own head. But the last step is, I think, a very dubious part of the argument -- like folk theories that everyone knows, the subjective experience must be left as an exercise for the student rather than a primary demonstration. But I find myself less enthralled with the mental spaces arguments that Turner has turned to in his later chapters. I suspect they lump together more than one phenomenon and the failure to resonate represents application of an inept metaphor, perhaps.
George Lakoff discussed much of his metaphorical mathematics with Saunders Mac Lane, but the discussion never touches on Mac Lane's own
category theory, which certainly must have some metaphorical relation to these ruminations launched by research into categories.
There is another Lakoff book which I plan to order by interlibrary loan tomorrow:
George Lakoff and Rafael Nun~ez, Where Mathematics Comes From: How the Embodied Mind Brings Mathematics into Being.
This is of interest because Lakoff is coming to Santa Fe to speak on the subject in August. There is a first cut on this topic, and on
Philosophy in the Flesh contained in Women, Fire, and Dangerous Things.
I am thinking that I might best work out my understanding of Lakoff's ideas by finishing the introduction to Geometric Algebra in the
fashion it has already begun: desk calculator and metaphor.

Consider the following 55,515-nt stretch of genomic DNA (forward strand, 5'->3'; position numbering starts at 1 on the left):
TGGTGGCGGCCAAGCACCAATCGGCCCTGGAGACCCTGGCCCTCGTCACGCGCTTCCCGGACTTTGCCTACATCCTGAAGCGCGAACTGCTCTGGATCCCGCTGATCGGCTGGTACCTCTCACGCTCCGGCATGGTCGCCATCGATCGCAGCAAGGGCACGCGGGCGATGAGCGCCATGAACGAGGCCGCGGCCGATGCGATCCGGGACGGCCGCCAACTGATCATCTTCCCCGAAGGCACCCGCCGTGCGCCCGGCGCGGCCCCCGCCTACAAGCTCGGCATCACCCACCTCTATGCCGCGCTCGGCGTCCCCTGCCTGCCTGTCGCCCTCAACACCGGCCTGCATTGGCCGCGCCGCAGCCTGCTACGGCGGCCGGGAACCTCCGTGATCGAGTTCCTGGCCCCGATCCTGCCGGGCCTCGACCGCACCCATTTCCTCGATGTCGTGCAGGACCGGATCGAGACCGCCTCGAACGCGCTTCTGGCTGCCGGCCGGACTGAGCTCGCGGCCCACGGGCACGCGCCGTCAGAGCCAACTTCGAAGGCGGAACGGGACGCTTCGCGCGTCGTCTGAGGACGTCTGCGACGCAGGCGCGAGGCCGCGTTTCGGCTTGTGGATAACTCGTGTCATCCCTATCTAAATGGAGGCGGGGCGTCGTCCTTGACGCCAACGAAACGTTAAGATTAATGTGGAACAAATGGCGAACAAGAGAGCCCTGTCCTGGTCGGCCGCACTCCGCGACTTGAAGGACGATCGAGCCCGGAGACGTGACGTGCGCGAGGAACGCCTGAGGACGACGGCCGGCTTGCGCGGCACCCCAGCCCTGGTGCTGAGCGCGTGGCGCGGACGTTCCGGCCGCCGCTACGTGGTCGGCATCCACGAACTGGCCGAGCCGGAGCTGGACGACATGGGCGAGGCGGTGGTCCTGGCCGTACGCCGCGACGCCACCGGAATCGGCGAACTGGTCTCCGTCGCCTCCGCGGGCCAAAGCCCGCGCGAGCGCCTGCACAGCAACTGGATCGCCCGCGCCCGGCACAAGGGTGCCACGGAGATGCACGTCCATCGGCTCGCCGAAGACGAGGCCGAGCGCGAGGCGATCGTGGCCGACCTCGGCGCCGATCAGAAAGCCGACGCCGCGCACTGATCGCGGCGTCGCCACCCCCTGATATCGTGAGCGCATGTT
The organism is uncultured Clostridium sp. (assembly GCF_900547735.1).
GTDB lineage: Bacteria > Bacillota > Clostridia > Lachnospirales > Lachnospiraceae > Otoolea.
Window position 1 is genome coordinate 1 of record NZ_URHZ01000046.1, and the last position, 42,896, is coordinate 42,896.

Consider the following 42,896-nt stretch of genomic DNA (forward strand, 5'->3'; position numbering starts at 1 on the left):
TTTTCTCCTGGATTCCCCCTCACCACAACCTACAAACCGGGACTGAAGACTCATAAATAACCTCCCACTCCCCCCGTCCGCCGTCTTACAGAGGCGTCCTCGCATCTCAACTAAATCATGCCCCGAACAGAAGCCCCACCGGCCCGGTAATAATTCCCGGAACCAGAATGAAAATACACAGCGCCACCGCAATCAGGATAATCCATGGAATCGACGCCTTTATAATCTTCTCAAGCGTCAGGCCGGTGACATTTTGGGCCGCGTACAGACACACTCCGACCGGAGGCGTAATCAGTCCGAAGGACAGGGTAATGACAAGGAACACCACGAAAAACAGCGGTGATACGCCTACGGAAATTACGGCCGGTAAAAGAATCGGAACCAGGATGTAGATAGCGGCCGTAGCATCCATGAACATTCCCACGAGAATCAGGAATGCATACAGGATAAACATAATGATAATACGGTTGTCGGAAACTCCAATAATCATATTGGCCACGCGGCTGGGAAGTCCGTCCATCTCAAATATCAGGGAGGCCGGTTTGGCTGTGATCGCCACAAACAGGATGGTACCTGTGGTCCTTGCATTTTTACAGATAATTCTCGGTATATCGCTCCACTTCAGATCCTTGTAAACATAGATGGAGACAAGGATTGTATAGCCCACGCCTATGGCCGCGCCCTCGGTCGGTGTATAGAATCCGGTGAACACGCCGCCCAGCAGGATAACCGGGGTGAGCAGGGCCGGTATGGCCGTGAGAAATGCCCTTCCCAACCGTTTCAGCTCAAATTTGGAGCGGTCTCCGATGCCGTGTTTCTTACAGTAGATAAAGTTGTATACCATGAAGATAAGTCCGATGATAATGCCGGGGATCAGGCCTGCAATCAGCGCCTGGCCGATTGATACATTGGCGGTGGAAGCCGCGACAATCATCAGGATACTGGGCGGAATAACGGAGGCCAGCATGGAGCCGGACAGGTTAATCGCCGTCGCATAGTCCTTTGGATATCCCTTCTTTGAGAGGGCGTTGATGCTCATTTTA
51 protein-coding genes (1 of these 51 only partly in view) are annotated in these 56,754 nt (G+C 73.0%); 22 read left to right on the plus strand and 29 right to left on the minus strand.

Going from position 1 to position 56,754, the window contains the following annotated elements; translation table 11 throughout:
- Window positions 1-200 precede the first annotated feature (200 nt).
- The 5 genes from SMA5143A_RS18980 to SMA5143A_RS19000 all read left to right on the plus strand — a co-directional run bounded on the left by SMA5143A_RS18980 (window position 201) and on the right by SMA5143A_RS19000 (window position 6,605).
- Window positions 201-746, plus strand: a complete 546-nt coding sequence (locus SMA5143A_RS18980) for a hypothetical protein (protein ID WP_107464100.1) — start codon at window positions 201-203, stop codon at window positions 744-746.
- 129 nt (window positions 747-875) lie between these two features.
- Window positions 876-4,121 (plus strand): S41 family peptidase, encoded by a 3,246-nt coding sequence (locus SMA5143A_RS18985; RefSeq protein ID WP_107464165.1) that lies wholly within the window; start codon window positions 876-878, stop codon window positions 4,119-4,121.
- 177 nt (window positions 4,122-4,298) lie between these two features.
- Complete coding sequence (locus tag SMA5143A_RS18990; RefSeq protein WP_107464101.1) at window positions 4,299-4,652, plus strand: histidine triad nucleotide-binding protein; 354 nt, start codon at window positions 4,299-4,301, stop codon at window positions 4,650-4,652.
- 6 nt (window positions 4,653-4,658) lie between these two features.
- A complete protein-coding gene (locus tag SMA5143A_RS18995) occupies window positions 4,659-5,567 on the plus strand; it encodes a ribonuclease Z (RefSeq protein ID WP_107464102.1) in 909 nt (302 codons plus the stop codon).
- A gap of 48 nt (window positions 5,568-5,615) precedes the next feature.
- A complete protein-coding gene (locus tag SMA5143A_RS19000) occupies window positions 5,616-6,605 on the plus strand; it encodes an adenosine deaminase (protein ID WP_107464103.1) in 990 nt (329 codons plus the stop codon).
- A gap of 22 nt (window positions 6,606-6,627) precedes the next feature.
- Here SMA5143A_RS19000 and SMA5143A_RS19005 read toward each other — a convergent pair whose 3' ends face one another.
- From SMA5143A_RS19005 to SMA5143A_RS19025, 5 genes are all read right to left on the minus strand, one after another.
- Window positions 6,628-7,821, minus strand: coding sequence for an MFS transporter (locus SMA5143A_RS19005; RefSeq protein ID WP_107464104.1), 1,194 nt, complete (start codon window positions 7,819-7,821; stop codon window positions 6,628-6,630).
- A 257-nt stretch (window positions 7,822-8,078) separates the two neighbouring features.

2003 February 11.
I did make an interlibrary loan request for Where Mathematics Comes From, today, amidst several other lunch hour errands. They
say they will send out the request, someone will mail them a copy, and they well call me when it arrives.
I finished The Literary Mind with rather desultory scanning of the last chapter. Turner is not satisfied to simply lay out the usage of parable in language as it is, he must argue (weakly) that the conceptual tool of parable is the origin of language. I really think that the argument is in the deepest sense pointless. Why argue (weakly) where language came from? Especially when the rest of your argument gets so wobbly? The claim that language itself is structured on metaphors is quite sturdy, and so obvious that I can explain to my 7 year old daughter. The extension of this claim to more refined literary usages just doesn't feel as obvious or as well founded. Perhaps I will attempt a more reasoned critique after digesting Fauconnier and Turner.
2003 February 12.
Way behind on the notations. This last week was largely given over to getting on line for some contract work. But I still had time to get
partly through three texts. And then there were the science fiction books that I managed to slip in the weeks before.
Patrick Conty, The Genesis and Geometry of the Labyrinth. Conty is a painter who has spent 30 years researching labyrinths, and
he has a quite a bit to say about them and a distinctive way of saying it. I literally can't read it, it just spins off my mind and flies off into space each time I sit down to it. But the pictures themselves and the conjunction of images that they create are worth the price of the book.
Jane Jacobs, Cities and the Wealth of Nations. Jacobs, on the other hand, bites right in. Everything she says is on target and spins my mind up to thinking about things the way she is.
D. Eric Smith, Self Organization from Structural Refrigeration, submitted to Phys. Rev. E.
John Barnes, The Duke of Uranium.
John Barnes, A Princess of the Aerie.
Greg Egan, Teranesia.
2003 March 17.